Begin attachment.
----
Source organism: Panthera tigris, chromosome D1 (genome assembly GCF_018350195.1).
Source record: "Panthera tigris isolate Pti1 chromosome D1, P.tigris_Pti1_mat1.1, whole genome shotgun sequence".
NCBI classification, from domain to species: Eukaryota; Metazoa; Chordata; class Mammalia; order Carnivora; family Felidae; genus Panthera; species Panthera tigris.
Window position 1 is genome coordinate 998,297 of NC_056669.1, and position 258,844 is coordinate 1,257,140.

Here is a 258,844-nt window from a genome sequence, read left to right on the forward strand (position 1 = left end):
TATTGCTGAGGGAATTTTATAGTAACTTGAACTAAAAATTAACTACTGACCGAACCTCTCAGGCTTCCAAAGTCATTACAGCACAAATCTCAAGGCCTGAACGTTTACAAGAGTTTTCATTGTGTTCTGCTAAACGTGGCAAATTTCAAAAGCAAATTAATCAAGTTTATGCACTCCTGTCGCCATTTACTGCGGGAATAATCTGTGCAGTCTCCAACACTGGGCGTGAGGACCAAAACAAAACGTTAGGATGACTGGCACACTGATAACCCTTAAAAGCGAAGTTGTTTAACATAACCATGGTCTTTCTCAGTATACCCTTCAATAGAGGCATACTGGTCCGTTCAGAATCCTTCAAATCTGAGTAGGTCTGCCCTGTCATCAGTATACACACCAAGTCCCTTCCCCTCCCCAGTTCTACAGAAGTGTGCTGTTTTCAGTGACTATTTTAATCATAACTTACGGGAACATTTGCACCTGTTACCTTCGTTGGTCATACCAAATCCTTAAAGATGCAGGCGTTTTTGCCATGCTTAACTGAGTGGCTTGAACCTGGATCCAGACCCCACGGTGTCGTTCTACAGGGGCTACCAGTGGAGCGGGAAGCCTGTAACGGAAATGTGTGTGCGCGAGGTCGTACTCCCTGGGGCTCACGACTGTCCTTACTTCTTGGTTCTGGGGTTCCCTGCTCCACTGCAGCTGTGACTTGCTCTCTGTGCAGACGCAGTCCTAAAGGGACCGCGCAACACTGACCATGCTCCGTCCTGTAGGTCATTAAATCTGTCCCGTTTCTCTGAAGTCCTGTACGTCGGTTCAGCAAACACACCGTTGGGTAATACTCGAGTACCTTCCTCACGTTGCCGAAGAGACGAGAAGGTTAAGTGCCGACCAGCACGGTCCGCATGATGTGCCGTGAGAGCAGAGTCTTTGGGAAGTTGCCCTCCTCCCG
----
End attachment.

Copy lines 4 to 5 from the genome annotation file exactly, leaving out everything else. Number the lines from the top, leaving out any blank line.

Window position 1 is genome coordinate 998,297 of NC_056669.1, and position 258,844 is coordinate 1,257,140.

Here is a 258,844-nt window from a genome sequence, read left to right on the forward strand (position 1 = left end):